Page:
That’s right, one week in, and we have already managed to bugger up my friends’ stove, after they’ve kept it going for over twenty years. After our very inauspicious start, I have to ask – is this road trip doomed?
The scariest part of our first day of camping was when I thought my daughter was dying in my arms.
It was just as well we decided to start our camping road-trip by having a kind of “trial” camp, right in the middle of Monterey, California, rather than setting straight off into the wild.
Otherwise the two – yes two – separate emergency visits we made within the first three days might have been more problematic. As would the call to AAA for car troubles. Although, we might have avoided the fender-bender with the BMW.
Yes, we had an eventful start to our road trip.
We had not been in camp for more than an hour or two before Ms Eight precipated the first hospital visit.
We were still finishing with setting up the tent, when she screamed.
As I turned around, I saw her land on the ground, under a tree. She landed facedown, and as I gathered her in my arms, it seemed possible that she had landed on a rock under her chest. The most scary moment was when she momentarily passed out in my arms, and seemed to start to convulse, and I thought she might be about to die from internal injuries.
It turned out that she had just been swinging from the tree branch, not actually climbing in the tree, so she hadn’t fallen from very high, and passed out probably from the shock and pain, as she did cut up her face a bit as well as hurting her chest. That was why she ended up spending the evening in Emergency at the local hospital – the cut under her lip was quite deep and we thought it might need stitches or glue, which was exactly what happened.
But I mentioned two emergency visits didn’t I?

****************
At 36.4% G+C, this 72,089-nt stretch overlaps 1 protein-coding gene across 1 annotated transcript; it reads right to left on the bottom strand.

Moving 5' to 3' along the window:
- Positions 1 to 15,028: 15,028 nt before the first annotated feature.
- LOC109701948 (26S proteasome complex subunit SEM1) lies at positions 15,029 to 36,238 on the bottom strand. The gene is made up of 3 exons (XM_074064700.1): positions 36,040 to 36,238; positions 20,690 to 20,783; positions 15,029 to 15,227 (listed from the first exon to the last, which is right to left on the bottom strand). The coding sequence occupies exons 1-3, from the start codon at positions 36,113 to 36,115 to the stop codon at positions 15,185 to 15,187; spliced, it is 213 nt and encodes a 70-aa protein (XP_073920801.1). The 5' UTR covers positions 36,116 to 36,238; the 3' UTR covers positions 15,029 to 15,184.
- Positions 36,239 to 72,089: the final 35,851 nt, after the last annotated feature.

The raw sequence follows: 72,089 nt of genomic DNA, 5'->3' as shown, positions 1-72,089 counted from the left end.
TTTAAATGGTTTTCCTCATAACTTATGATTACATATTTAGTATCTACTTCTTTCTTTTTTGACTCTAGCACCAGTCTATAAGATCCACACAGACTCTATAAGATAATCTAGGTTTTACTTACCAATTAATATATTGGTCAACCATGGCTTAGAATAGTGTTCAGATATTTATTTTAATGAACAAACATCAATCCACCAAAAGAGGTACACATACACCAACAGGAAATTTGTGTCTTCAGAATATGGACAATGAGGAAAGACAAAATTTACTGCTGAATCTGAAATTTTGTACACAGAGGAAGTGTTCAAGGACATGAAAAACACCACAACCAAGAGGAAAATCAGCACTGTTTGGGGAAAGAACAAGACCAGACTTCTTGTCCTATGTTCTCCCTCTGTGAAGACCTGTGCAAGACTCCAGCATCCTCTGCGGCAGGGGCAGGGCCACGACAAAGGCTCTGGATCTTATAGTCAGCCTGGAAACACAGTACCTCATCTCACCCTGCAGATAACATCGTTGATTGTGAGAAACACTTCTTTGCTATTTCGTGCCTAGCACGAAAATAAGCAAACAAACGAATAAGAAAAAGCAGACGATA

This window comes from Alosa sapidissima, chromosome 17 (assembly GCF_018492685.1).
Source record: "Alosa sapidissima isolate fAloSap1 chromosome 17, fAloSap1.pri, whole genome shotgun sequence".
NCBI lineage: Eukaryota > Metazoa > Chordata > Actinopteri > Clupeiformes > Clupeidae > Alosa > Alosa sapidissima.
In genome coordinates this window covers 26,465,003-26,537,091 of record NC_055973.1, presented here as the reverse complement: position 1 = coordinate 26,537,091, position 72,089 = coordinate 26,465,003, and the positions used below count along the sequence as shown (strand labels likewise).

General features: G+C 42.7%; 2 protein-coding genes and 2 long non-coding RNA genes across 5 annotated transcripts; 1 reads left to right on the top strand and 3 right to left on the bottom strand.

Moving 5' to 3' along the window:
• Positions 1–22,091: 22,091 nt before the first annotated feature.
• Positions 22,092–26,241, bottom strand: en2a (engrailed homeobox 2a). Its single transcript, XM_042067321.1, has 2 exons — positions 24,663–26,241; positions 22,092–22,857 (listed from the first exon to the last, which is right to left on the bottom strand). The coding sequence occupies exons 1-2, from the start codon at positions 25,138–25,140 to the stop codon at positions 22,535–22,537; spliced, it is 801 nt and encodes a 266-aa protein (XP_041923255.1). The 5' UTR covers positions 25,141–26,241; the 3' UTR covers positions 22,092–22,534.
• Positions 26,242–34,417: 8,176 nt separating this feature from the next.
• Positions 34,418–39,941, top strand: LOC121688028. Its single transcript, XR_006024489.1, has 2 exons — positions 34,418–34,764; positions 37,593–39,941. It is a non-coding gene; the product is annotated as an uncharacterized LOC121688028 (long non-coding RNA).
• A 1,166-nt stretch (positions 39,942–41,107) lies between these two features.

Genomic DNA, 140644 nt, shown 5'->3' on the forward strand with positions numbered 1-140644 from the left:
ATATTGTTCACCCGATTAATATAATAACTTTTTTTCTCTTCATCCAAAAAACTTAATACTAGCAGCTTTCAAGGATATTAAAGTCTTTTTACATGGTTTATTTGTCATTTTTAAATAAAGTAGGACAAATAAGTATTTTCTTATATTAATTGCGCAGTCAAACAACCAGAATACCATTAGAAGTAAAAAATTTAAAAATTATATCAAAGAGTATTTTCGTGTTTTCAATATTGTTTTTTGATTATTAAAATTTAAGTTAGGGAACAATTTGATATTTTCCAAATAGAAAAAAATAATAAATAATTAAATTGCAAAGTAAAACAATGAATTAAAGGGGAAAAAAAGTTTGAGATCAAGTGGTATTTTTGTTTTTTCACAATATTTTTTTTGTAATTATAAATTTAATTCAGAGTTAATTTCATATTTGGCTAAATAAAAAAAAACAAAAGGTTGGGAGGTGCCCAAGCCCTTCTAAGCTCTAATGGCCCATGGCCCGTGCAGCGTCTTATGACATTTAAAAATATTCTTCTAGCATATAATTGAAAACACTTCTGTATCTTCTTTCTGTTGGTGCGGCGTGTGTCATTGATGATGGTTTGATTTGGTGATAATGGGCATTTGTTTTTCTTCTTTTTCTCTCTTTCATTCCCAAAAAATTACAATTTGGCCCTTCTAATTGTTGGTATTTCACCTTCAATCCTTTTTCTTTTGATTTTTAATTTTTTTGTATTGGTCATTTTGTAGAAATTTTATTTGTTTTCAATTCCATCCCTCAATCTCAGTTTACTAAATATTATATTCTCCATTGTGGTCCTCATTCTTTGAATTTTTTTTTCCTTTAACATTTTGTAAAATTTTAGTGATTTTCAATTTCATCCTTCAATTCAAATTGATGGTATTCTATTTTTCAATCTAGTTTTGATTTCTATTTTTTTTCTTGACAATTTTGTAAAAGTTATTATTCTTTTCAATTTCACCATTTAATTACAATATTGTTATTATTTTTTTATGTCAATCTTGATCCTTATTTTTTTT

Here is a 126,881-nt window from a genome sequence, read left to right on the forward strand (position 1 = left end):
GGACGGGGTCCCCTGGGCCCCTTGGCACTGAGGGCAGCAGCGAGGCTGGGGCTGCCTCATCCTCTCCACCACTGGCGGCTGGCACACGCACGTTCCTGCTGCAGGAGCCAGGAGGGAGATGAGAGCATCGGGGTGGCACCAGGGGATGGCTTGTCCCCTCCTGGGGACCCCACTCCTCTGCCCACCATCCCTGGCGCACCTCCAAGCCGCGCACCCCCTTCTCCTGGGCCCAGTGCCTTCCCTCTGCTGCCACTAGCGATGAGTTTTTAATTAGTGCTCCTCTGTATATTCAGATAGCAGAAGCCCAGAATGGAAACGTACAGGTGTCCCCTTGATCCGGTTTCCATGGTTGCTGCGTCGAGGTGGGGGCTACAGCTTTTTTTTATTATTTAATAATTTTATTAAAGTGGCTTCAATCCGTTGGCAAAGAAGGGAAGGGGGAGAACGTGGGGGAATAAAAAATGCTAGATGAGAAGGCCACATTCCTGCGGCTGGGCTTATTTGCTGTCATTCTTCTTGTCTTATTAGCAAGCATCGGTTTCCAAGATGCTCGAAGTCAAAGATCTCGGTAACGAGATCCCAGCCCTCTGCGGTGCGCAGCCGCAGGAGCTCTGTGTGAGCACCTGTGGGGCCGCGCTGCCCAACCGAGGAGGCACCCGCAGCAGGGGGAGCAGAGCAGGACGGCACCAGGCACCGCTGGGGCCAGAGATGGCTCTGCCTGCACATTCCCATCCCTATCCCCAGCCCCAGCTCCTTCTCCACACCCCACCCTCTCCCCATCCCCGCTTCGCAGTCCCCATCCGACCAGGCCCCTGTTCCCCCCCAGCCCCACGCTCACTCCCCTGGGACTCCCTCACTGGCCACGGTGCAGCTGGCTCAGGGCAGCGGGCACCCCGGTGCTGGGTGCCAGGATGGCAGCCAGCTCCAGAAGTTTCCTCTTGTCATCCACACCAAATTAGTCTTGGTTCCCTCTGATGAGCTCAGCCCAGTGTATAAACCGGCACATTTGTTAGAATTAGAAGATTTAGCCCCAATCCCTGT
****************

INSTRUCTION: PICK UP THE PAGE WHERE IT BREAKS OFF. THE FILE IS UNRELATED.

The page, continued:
Master 12’s first ER trip, plus a dingle with a BMW
Up until now, every emergency visit we have had has been down to Mikaela. She’s actually averaged about a year since she was 3!! But two mornings after she had her lip stitched, Mr 12 had his first ER worthy accident.
To be honest, had we been at home, we probably wouldn’t have taken him in at all, he didn’t seem in that much pain. But given we were about to set off for Yosemite, I figured it was a good idea to make sure he was okay. And it turned out, he wasn’t.
Monday morning was dewy and lovely, and Liam decided he would have a go on the swings. With his eyes shut. Which I’m sure was perfectly delightful, until his hands slipped off the wet chain ropes and he fell, landing awkwardly on his right hand.
We had not yet managed to get a compression bandage for our first aid kit (I really don’t know what it didn’t come with one!), so later that morning we made the trip into town to get one. Mr 12 was already complaining that it needed more than that, but we decided to start simple. Surely we didn’t need to make another emergency visit so soon?
It was on the way back from the shopping centre that the next two mishaps occurred. Just after I had texted my friend who was meeting us for tea at our campsite, to tell her we would be there momentarily, Chris made a right turn (Australian readers – think left turn, as we are on the other side of the road here), and didn’t see the car making a right turn into the same road. As Chris was changing lanes to avoid parked cars, the BMW was coming and and – CRASH. Except I massively exaggerate, it was the merest touch, and had it been anything other than a pristine BMW, I can’t imagine either driver being worried.
Alas, it was a pristine BMW, and insurance papers had to be exchanged. This of course, required us to pull over.
And now for the third minor distaster of the day. After all the palaver with exchanging details with the other driver was over, our car would not start! No, I am not kidding. The short time we had spent there with the engine off but the music and fan on had flattened the battery.
My friend laughed at me when I called to tell her, but she she very, very kindly came to collect me and the kids, leaving Chris there to call AAA and get a jump start.
Oh and Liam’s wrist? Yeah, it turned out to be broken. Chris took him to the ER after dinner that evening, just in case. Happily, it wasn’t a bad break, and he got away with only wearing a brace, with the recommendation that we take him in to see another doctor in two weeks time, and again two weeks after that, at which point he *may* get away with taking it off.
Honestly folks, don’t start your road trip this way. It is beyond inauspicious.
We picked a fabulous day to visit the city, with blue skies and a warm sun. Although San Francisco is famed for being warmer in the fall than in summer, usually by November the chill is setting back in. Not today.